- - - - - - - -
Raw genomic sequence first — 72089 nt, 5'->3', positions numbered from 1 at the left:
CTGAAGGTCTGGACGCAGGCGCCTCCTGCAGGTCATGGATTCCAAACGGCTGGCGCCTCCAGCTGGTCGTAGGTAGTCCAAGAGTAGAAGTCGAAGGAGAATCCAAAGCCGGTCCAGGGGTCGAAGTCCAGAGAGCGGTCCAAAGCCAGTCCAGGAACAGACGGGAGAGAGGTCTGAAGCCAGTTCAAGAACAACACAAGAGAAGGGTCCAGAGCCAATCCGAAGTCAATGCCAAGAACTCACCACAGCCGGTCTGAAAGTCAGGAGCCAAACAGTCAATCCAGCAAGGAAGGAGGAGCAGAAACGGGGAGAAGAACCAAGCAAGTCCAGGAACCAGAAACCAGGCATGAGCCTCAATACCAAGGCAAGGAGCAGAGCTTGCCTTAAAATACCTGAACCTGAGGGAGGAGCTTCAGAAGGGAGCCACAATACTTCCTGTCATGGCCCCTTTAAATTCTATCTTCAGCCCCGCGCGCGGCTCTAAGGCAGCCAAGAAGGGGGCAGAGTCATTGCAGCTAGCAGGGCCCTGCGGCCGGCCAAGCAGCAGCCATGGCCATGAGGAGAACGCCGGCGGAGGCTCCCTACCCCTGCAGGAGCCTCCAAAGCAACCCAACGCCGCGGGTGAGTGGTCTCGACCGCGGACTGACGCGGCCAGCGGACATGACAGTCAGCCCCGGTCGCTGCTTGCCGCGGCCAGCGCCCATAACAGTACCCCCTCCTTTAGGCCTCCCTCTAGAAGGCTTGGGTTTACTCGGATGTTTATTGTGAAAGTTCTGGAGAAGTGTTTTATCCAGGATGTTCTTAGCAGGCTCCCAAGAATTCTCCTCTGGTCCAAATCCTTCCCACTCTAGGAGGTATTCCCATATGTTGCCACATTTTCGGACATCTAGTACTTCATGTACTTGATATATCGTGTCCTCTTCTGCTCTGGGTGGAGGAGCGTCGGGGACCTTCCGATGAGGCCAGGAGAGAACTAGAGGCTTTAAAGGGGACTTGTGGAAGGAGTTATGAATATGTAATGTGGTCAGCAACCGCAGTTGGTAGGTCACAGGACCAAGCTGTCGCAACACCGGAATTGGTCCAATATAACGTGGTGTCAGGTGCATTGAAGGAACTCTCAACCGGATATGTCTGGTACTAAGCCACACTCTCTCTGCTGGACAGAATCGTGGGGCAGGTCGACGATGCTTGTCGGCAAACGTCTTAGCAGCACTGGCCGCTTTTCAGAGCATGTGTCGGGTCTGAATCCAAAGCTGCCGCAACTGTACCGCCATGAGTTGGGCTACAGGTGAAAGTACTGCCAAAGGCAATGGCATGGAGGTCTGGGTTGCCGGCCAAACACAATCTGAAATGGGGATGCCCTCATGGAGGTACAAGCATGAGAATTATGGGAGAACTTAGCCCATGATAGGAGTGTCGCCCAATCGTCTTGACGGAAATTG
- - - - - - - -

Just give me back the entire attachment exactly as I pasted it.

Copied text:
Raw genomic sequence first — 72089 nt, 5'->3', positions numbered from 1 at the left:
CTGAAGGTCTGGACGCAGGCGCCTCCTGCAGGTCATGGATTCCAAACGGCTGGCGCCTCCAGCTGGTCGTAGGTAGTCCAAGAGTAGAAGTCGAAGGAGAATCCAAAGCCGGTCCAGGGGTCGAAGTCCAGAGAGCGGTCCAAAGCCAGTCCAGGAACAGACGGGAGAGAGGTCTGAAGCCAGTTCAAGAACAACACAAGAGAAGGGTCCAGAGCCAATCCGAAGTCAATGCCAAGAACTCACCACAGCCGGTCTGAAAGTCAGGAGCCAAACAGTCAATCCAGCAAGGAAGGAGGAGCAGAAACGGGGAGAAGAACCAAGCAAGTCCAGGAACCAGAAACCAGGCATGAGCCTCAATACCAAGGCAAGGAGCAGAGCTTGCCTTAAAATACCTGAACCTGAGGGAGGAGCTTCAGAAGGGAGCCACAATACTTCCTGTCATGGCCCCTTTAAATTCTATCTTCAGCCCCGCGCGCGGCTCTAAGGCAGCCAAGAAGGGGGCAGAGTCATTGCAGCTAGCAGGGCCCTGCGGCCGGCCAAGCAGCAGCCATGGCCATGAGGAGAACGCCGGCGGAGGCTCCCTACCCCTGCAGGAGCCTCCAAAGCAACCCAACGCCGCGGGTGAGTGGTCTCGACCGCGGACTGACGCGGCCAGCGGACATGACAGTCAGCCCCGGTCGCTGCTTGCCGCGGCCAGCGCCCATAACAGTACCCCCTCCTTTAGGCCTCCCTCTAGAAGGCTTGGGTTTACTCGGATGTTTATTGTGAAAGTTCTGGAGAAGTGTTTTATCCAGGATGTTCTTAGCAGGCTCCCAAGAATTCTCCTCTGGTCCAAATCCTTCCCACTCTAGGAGGTATTCCCATATGTTGCCACATTTTCGGACATCTAGTACTTCATGTACTTGATATATCGTGTCCTCTTCTGCTCTGGGTGGAGGAGCGTCGGGGACCTTCCGATGAGGCCAGGAGAGAACTAGAGGCTTTAAAGGGGACTTGTGGAAGGAGTTATGAATATGTAATGTGGTCAGCAACCGCAGTTGGTAGGTCACAGGACCAAGCTGTCGCAACACCGGAATTGGTCCAATATAACGTGGTGTCAGGTGCATTGAAGGAACTCTCAACCGGATATGTCTGGTACTAAGCCACACTCTCTCTGCTGGACAGAATCGTGGGGCAGGTCGACGATGCTTGTCGGCAAACGTCTTAGCAGCACTGGCCGCTTTTCAGAGCATGTGTCGGGTCTGAATCCAAAGCTGCCGCAACTGTACCGCCATGAGTTGGGCTACAGGTGAAAGTACTGCCAAAGGCAATGGCATGGAGGTCTGGGTTGCCGGCCAAACACAATCTGAAATGGGGATGCCCTCATGGAGGTACAAGCATGAGAATTATGGGAGAACTTAGCCCATGATAGGAGTGTCGCCCAATCGTCTTGACGGAAATTG